PREVIOUS QUESTION:

 

NEXT QUESTION:

 

Can therapy help me have a better relationship with food?

ANSWER

A psychologist, psychiatrist, or therapist who specializes in eating disorders can teach you new ways of thinking about food.

For example, you can learn how to replace negative thoughts with more realistic ones. Instead of saying, “I had a cookie and blew it, so I might as well eat the entire batch,” you might try thinking, “It’s OK to have one cookie every now and then.”

Therapy can teach you to view food as a source of energy and nourishment, instead of a way to feel better.

SOURCES:

Brunner, T., , December 2011. Appetite

Christakis, N. July 2007. The New England Journal of Medicine,

Deckersbach, T. , September 2014 Nutrition and Diabetes

Iacovino, J. August 2012 Current Psychiatry Reports,

Jean Fain, LICSW, psychotherapist and teaching associate in psychiatry at Cambridge Health Alliance / Harvard Medical School.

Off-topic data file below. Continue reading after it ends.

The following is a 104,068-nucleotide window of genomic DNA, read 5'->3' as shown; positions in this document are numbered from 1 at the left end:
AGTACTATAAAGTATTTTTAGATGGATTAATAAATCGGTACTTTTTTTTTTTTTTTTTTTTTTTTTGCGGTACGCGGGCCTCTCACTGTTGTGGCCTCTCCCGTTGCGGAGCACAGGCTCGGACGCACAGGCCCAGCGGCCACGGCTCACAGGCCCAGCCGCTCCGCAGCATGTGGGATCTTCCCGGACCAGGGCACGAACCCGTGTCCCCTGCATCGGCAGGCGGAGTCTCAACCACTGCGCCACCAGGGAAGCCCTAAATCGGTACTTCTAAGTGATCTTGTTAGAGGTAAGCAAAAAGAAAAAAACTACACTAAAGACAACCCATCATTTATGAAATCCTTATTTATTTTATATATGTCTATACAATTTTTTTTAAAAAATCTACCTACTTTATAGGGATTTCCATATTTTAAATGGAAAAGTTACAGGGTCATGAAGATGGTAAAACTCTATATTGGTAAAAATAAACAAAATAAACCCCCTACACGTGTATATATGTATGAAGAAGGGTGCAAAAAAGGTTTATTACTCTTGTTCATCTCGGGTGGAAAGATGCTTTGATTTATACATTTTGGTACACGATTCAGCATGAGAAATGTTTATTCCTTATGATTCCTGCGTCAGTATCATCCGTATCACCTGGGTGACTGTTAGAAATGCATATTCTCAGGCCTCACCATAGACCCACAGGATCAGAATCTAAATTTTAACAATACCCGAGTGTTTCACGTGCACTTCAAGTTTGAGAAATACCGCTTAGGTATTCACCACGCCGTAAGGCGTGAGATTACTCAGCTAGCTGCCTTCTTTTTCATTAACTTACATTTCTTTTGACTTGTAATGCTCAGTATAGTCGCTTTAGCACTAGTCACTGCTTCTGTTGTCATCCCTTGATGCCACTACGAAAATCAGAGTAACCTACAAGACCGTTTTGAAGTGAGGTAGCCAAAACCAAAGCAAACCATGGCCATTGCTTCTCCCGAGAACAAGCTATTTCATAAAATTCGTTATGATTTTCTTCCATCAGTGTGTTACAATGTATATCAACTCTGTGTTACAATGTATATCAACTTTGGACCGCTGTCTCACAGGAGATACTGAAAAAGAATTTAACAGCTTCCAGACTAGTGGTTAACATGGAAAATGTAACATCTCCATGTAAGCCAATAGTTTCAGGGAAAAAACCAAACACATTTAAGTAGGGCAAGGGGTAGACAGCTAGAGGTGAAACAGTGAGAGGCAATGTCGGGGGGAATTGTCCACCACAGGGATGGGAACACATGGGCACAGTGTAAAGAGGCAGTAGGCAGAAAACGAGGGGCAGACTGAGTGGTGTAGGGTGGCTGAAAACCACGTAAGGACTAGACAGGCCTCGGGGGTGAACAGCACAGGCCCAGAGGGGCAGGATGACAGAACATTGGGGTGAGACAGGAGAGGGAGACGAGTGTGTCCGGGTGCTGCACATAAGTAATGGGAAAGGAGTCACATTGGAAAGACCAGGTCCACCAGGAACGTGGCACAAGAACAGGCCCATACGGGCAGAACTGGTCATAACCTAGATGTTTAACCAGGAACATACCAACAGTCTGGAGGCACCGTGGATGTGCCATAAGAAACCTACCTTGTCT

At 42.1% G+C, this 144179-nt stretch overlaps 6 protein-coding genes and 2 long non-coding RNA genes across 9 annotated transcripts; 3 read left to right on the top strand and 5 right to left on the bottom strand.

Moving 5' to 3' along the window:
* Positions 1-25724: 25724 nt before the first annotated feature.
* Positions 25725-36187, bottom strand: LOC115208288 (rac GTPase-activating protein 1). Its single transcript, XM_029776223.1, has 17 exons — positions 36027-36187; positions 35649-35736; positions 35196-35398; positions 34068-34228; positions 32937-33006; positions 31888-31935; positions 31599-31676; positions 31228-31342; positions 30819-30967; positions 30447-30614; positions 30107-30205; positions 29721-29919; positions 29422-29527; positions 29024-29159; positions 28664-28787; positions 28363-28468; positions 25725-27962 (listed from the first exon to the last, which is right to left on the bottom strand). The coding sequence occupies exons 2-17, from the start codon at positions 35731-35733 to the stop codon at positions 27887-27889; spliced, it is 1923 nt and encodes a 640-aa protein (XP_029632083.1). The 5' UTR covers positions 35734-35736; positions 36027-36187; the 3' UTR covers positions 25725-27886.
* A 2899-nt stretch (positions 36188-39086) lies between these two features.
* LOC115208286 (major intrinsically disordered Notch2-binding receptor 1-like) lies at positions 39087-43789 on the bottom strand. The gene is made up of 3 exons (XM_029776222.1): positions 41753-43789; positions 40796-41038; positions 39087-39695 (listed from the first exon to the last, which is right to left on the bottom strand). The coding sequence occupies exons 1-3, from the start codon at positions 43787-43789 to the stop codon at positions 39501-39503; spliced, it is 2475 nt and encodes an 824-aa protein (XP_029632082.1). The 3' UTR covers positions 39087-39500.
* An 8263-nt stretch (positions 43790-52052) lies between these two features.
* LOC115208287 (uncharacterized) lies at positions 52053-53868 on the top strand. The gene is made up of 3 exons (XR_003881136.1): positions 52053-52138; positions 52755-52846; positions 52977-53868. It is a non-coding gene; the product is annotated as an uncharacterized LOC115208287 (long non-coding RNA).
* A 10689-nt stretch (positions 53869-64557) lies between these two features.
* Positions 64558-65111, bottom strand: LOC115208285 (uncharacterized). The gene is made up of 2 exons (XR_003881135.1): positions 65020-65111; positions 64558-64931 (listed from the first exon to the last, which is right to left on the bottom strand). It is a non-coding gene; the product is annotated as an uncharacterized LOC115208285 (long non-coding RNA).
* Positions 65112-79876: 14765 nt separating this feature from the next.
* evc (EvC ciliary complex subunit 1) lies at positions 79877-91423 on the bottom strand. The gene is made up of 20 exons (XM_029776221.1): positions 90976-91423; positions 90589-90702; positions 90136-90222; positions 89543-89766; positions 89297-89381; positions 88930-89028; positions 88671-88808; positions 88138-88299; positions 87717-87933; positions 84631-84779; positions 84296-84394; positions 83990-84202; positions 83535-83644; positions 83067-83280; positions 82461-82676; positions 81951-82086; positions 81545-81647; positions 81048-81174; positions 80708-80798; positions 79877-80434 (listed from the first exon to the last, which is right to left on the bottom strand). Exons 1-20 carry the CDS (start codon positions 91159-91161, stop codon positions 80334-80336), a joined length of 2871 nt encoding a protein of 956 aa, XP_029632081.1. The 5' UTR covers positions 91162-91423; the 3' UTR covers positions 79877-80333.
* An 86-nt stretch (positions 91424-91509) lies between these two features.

KidsHealth.org: “Binge Eating Disorder.”

Mathes, WF. June 2009. Appetite,

Reviewed by Smitha Bhandari on June 11, 2019

SOURCES:

Brunner, T., , December 2011. Appetite

Christakis, N. July 2007. The New England Journal of Medicine,

Deckersbach, T. , September 2014 Nutrition and Diabetes

Iacovino, J. August 2012 Current Psychiatry Reports,

Jean Fain, LICSW, psychotherapist and teaching associate in psychiatry at Cambridge Health Alliance / Harvard Medical School.

KidsHealth.org: “Binge Eating Disorder.”

Mathes, WF. June 2009. Appetite,

Reviewed by Smitha Bhandari on June 11, 2019

NEXT QUESTION:

Which medicines are used to treat binge eating disorder?

WAS THIS ANSWER HELPFUL

"ALEXA, ASK WEBMD"

THIS TOOL DOES NOT PROVIDE MEDICAL ADVICE. It is intended for general informational purposes only and does not address individual circumstances. It is not a substitute for professional medical advice, diagnosis or treatment and should not be relied on to make decisions about your health. Never ignore professional medical advice in seeking treatment because of something you have read on the WebMD Site. If you think you may have a medical emergency, immediately call your doctor or dial 911.

    This tool does not provide medical advice. See additional information.

    Other Answers On: